Is It Possible to Obtain the Insurance Policy Limits from the Negligent Driver in My Case?
Knowing insurance policy limits can be a huge advantage when dealing with a case against a negligent driver and their insurance company. However, in North Carolina, insurance companies are not required to reveal how much insurance the at-fault driver has or what their policy limits are. As such, most insurance companies won’t reveal this information, as it would give you the upper hand when it comes to negotiating a settlement and could cause them to have to pay out more.
There is however a way to get insurance policy limits from an insurance company. North Carolina General Statute 58-3-33 allows you to request this information from an insurance company if you have been injured or incurred property damage at the fault of one of their clients. In order to receive this information, you have to send a request to the insurance company via certified mail.
- Provide medical record releases and allow the insurance company to obtain three years of prior medical records and any medical records pertaining to your injury.
- Consent to the mediation of the claim.
- Submit a copy of the accident report and a description of the accident that’s detailed enough to allow the adjuster to make a liability decision.
These three points must be outlined in your letter when you request the insurance coverage limits. The adjuster will have 30 days to respond with the insurance policy limits after receiving your letter.
Obtaining the insurance limits of the negligent driver in your case can make a huge difference in your settlement. Be sure to seek guidance from an experienced attorney if you have any questions.
Is Not Wearing a Seatbelt Considered Contributory Negligence?
In North Carolina, it’s illegal to not wear a seat belt. Regardless of age, or whether you’re the driver or a passenger, everyone is required to wear a seat belt. We’ve all seen the ad campaigns and the “click it or ticket” slogan to encourage drivers to wear their seatbelts, and hopefully this is a law that we all take very seriously. Seat belts save lives: they protect not just you, but other passengers in your car as well.
However, let’s say one day you forgot to put on your seatbelt. And while you were driving through an intersection, a car coming from the other direction runs the light and crashes into your car. Your car is damaged and you’ve sustained more injuries because you weren’t wearing a seat belt. The accident was in no way your fault. Apart from not wearing your seat belt, you were obeying the laws of the road. Would you still be able to claim insurance money? Or would your lack of seat belt be considered contributory negligence?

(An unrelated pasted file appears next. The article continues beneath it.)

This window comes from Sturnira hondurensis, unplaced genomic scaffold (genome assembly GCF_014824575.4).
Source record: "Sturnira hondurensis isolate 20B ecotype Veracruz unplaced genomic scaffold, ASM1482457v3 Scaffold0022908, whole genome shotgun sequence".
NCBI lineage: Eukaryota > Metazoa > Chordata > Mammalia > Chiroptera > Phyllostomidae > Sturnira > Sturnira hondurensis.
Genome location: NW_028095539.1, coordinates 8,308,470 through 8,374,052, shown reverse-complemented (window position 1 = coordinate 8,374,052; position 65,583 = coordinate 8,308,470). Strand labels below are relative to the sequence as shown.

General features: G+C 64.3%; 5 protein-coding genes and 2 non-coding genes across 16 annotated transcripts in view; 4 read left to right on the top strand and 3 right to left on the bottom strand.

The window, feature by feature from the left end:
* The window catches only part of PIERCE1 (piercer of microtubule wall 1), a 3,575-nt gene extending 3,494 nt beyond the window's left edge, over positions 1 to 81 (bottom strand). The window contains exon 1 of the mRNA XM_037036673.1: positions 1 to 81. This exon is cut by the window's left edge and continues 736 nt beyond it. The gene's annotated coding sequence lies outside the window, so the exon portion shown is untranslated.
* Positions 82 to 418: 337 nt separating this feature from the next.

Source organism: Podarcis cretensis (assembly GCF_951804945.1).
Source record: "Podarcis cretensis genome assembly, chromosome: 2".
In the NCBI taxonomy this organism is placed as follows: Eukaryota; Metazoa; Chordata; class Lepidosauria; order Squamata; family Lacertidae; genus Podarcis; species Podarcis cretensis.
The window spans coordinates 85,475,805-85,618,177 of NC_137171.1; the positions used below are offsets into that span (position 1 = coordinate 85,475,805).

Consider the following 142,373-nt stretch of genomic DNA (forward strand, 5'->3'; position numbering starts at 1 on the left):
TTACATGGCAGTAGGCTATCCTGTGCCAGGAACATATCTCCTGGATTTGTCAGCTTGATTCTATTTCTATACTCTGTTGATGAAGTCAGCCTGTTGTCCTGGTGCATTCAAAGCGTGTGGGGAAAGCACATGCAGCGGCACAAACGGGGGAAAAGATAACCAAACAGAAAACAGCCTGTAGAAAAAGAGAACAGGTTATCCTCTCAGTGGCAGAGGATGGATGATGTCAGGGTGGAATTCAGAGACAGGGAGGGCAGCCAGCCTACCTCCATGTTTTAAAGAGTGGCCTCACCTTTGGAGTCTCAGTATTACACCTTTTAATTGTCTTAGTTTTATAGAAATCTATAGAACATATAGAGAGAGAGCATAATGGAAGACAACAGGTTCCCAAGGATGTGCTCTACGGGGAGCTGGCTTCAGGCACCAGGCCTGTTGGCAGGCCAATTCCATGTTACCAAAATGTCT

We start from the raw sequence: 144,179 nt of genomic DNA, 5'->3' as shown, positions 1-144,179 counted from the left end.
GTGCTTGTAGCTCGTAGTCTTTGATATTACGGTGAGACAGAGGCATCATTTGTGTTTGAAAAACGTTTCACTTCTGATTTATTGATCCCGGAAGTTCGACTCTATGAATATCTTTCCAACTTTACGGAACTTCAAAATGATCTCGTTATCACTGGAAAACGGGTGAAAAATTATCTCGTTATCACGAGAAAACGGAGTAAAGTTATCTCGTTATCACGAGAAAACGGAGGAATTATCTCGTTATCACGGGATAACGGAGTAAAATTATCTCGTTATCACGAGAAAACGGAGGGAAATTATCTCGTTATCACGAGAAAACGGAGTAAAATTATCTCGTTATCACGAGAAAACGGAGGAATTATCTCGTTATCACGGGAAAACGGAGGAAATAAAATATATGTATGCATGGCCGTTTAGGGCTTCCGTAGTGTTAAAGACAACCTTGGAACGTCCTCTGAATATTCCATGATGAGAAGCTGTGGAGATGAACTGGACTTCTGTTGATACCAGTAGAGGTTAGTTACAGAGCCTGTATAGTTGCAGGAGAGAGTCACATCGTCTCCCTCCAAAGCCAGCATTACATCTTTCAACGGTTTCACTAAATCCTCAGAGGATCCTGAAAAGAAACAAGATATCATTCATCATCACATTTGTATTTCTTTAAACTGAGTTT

It is important to know that North Carolina rejects what is known as the “seatbelt defense.” A case in 1968 (Miller v. Miller) ruled that failure to wear a seat belt might mean that the amount paid out could be lessened because your injuries could have been less substantial had you been wearing a seat belt. Again, no matter what, please be safe on the roads, and buckle up.
Oxner + Permar encourages all drivers to wear a seatbelt. If you have any questions regarding what constitutes contributory negligence in the instance in which a driver is not wearing a seatbelt, be sure to contact an attorney.
What exactly is “Negligence Per Se”?
If you’ve been injured in a car accident, you may have heard the term “negligence per se” in regards to your case. Negligence per se is what is used to determine whether or not negligence directly resulted in your injury. This could include anything from texting while driving to speeding to reckless driving in hazardous weather conditions. In order to prove negligence per se you must be able to show that:
- The plaintiff broke the law.
- The law broken was written in order to prevent the type of injury you sustained.
- You are the type of person the law was intended to protect.
- Your injury is a direct result of the law being broken.
For instance, let’s say the defendant was texting while driving, which resulted in their drifting over the centerline and striking your car. If you broke your arm in the crash, it might be possible to prove negligence per se. This scenario fulfills all of these requirements.
First of all, the plaintiff broke the law by texting while driving. The second condition is fulfilled because the law against texting while driving is to prevent drivers from causing accidents because they are paying attention to their phone rather than the road. Third, other drivers fall under the category of people this law is designed to protect. And finally, breaking your arm in the crash is a direct result of their negligence.
It’s important to note that negligence per se can be used against you as the plaintiff as well. For example, if you were the one texting while driving when another vehicle struck you, they might be able to prove that your distraction was “contributory negligence.” In other words, your texting hindered your ability to react to the situation effectively, putting you at some degree of fault.
If you have any questions about how negligence per se could affect your personal injury case, don’t hesitate to contact one of our experienced attorneys at Oxner + Permar for a free 30-minute consultation.